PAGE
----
Colgate Gets Out the Vote

Katherine DeVries

With this year’s much anticipated election just one month away, heated political excitement is beginning to permeate nearly every aspect of American life. Faux-vintage Obama shirts are flying off the shelves at Urban Outfitters, McCain’s family made the front page of People Magazine and campaign posters have become a fashionable decorative addition to most Colgate residence hall rooms. However, many people, especially the college-age crowd, sometimes get lost in the fervor and forget the step which may be even more essential than buying an “I still love you Sarah Palin” pin: registering to vote.

At Colgate, the group Student Association for Voter Empowerment (SAVE), headed by senior Adam Zimmerman, has been organizing several activities to encourage students to register. During orientation, SAVE conducted a drive that successfully registered about 176 first-year students. The efforts have continued throughout the first month of school with more registration aid and cross-campus advertising.

“SAVE as a whole had a registration drive last week where over 150 people registered or sent out applications for absentee ballots,” SAVE member junior Kathleen Shaughnessy said. “The goal is obviously to get everyone on campus registered and prepared to vote in November.”

This semester, SAVE has also created an inter-organizational group, called Colgate Votes 2008, whose goal is to involve various campus groups in the registration efforts. Several of the groups involved in Colgate Votes 2008 include the College Democrats and Republicans, Democracy Matters and the Greek community.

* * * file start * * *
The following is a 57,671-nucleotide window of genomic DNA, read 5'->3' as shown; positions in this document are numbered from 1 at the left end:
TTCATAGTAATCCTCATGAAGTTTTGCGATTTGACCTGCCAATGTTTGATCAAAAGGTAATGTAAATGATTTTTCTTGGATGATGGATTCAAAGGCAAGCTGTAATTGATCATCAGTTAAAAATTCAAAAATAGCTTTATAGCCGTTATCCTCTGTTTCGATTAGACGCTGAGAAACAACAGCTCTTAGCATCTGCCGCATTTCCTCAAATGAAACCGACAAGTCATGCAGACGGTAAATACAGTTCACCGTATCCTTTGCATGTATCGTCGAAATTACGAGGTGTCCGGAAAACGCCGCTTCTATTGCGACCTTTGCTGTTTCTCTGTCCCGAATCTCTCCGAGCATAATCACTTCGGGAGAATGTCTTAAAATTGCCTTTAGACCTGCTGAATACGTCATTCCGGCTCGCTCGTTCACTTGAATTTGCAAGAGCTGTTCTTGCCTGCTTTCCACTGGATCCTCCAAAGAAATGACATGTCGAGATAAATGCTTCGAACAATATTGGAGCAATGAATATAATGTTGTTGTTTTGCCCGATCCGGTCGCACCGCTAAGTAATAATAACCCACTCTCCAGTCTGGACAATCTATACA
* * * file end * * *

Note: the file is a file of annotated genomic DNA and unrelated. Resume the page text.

The SAVE members in charge of each of these groups send e-mails to as many students as possible on campus, asking them for information on their registration status. Because many people at Colgate are not from New York, they must register and also file for an absentee ballot. In order to complete this paperwork, students can get in touch with a SAVE representative and they will receive the necessary paperwork in their mailboxes. There will also be SAVE representatives in the COOP computer lab this week helping students register to vote online.

In the last election, only about 70 percent of the American population was registered to vote, and only about 89 percent of those people actually ended up casting a ballot.

“It’s terrible how apathetic people are most of the time,” Democracy Matters leader junior Sarah Finn said of Colgate, “but if this huge election is what it takes to get people involved, that works.”